12. We have the benefit now, in 2010, of understanding the damage that excessive noise can do to our hearing. As a “caring resident” who is respectful of the long and colorful history of the Village, I hope that all residents will be compassionate toward those who live within the shadow of the siren. As explained by Trustee Falloon, recent repairs to the siren have restored it to full voice. Twice daily testing at the current volume is distressing to our children, upsetting to many and seemingly unnecessary. I hope that the trustees, Fire Company and local residents can find a compromise that will benefit us all.

  13. There really isn’t any rational reason to keep the full volume twice a day test blasts blaring and regularly waking up nearby neighbors’ sleeping infants. Nobody, least of all our 21st century fire department, should have a problem with less frequent low volume growl testing of what’s already a back-up system. I can barely hear the siren from my home lower down in the village, but this just seems like a matter of simple courtesy for the families living right near the siren who are asking for consideration. Personally, I prefer the church bells as a village timekeeper anyway.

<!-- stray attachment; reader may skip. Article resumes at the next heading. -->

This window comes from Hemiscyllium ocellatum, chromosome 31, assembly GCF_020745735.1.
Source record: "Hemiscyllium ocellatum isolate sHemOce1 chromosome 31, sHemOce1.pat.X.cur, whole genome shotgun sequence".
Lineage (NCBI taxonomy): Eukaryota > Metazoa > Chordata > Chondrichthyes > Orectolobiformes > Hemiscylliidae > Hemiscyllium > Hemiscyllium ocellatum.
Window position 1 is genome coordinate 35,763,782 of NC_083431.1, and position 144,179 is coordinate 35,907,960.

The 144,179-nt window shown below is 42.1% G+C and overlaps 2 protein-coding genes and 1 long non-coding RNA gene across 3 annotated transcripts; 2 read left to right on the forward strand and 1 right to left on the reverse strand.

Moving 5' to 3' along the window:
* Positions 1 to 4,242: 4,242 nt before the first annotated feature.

14. Having spent the majority of my 33 years living here in the Village of Cold Spring, and the last twelve years or so living about 100 yards from the siren (it is actually just about level with my bedroom window) – which I guess makes me an “effected resident” – I was never approached to sign any type of petition, nor was any member of my family. In fact I wasn’t aware of any petition circulating until I was contacted by a few members of the community who expressed regrets upon signing the petition, because it wasn’t thoroughly explained to them.

    The letter attached to the petition does not only concern the fire siren, or twelve and noon soundings. As it was explained to me after the August 3rd meeting of the Village of Cold Spring Trustees, by Ms. Foley herself, this petition is more about “a clustering of community services around the Cedar Street corridor.” This statement stems from the fact that her letter(s) to the Village Board have not only cited the fire siren as a “nuisance” but also states “the neighborhood most directly impacted by the fire alarm bears a disproportionate burden of the village’s public services. Those living on Cedar Street, Locust Ridge and Mountain Ave endure multiple impacts in addition to the fire alarm: the Indian Point Alarm, the sirens of the Ambulance Corps, four daily runs of school buses as they enter and leave Haldane grounds, and the regular coming and going of the Office of the Aging vans.” (Kathleen E. Foley 25 January 2010, letter to Seth Gallagher).